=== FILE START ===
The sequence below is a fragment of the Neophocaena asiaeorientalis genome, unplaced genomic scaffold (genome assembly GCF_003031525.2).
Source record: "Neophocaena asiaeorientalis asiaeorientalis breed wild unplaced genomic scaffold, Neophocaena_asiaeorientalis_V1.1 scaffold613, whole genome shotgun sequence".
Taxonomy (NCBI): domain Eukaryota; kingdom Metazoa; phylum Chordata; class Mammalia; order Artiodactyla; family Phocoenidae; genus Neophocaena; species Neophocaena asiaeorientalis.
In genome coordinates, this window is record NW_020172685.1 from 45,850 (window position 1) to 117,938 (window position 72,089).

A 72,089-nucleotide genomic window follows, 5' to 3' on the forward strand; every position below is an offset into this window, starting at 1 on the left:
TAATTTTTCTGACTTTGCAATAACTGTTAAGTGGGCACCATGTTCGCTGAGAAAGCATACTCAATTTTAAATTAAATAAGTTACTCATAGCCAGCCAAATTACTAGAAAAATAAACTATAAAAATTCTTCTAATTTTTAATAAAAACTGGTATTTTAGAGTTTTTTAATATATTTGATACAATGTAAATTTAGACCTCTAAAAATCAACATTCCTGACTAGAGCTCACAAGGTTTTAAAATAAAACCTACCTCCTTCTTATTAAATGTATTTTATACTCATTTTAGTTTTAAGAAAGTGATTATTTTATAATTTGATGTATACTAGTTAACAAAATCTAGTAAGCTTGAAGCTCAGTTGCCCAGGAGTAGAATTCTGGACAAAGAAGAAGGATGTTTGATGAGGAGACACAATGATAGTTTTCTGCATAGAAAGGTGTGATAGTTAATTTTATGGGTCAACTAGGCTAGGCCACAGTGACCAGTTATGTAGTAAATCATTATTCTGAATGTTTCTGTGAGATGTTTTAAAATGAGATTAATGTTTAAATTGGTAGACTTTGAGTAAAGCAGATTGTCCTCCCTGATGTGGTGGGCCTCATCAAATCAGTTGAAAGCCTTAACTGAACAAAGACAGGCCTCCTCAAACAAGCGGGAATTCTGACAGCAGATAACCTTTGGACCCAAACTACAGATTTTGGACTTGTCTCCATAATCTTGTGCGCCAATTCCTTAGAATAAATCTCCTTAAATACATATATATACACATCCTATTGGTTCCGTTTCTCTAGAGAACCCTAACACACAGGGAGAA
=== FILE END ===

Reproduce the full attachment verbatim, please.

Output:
The sequence below is a fragment of the Neophocaena asiaeorientalis genome, unplaced genomic scaffold (genome assembly GCF_003031525.2).
Source record: "Neophocaena asiaeorientalis asiaeorientalis breed wild unplaced genomic scaffold, Neophocaena_asiaeorientalis_V1.1 scaffold613, whole genome shotgun sequence".
Taxonomy (NCBI): domain Eukaryota; kingdom Metazoa; phylum Chordata; class Mammalia; order Artiodactyla; family Phocoenidae; genus Neophocaena; species Neophocaena asiaeorientalis.
In genome coordinates, this window is record NW_020172685.1 from 45,850 (window position 1) to 117,938 (window position 72,089).

A 72,089-nucleotide genomic window follows, 5' to 3' on the forward strand; every position below is an offset into this window, starting at 1 on the left:
TAATTTTTCTGACTTTGCAATAACTGTTAAGTGGGCACCATGTTCGCTGAGAAAGCATACTCAATTTTAAATTAAATAAGTTACTCATAGCCAGCCAAATTACTAGAAAAATAAACTATAAAAATTCTTCTAATTTTTAATAAAAACTGGTATTTTAGAGTTTTTTAATATATTTGATACAATGTAAATTTAGACCTCTAAAAATCAACATTCCTGACTAGAGCTCACAAGGTTTTAAAATAAAACCTACCTCCTTCTTATTAAATGTATTTTATACTCATTTTAGTTTTAAGAAAGTGATTATTTTATAATTTGATGTATACTAGTTAACAAAATCTAGTAAGCTTGAAGCTCAGTTGCCCAGGAGTAGAATTCTGGACAAAGAAGAAGGATGTTTGATGAGGAGACACAATGATAGTTTTCTGCATAGAAAGGTGTGATAGTTAATTTTATGGGTCAACTAGGCTAGGCCACAGTGACCAGTTATGTAGTAAATCATTATTCTGAATGTTTCTGTGAGATGTTTTAAAATGAGATTAATGTTTAAATTGGTAGACTTTGAGTAAAGCAGATTGTCCTCCCTGATGTGGTGGGCCTCATCAAATCAGTTGAAAGCCTTAACTGAACAAAGACAGGCCTCCTCAAACAAGCGGGAATTCTGACAGCAGATAACCTTTGGACCCAAACTACAGATTTTGGACTTGTCTCCATAATCTTGTGCGCCAATTCCTTAGAATAAATCTCCTTAAATACATATATATACACATCCTATTGGTTCCGTTTCTCTAGAGAACCCTAACACACAGGGAGAA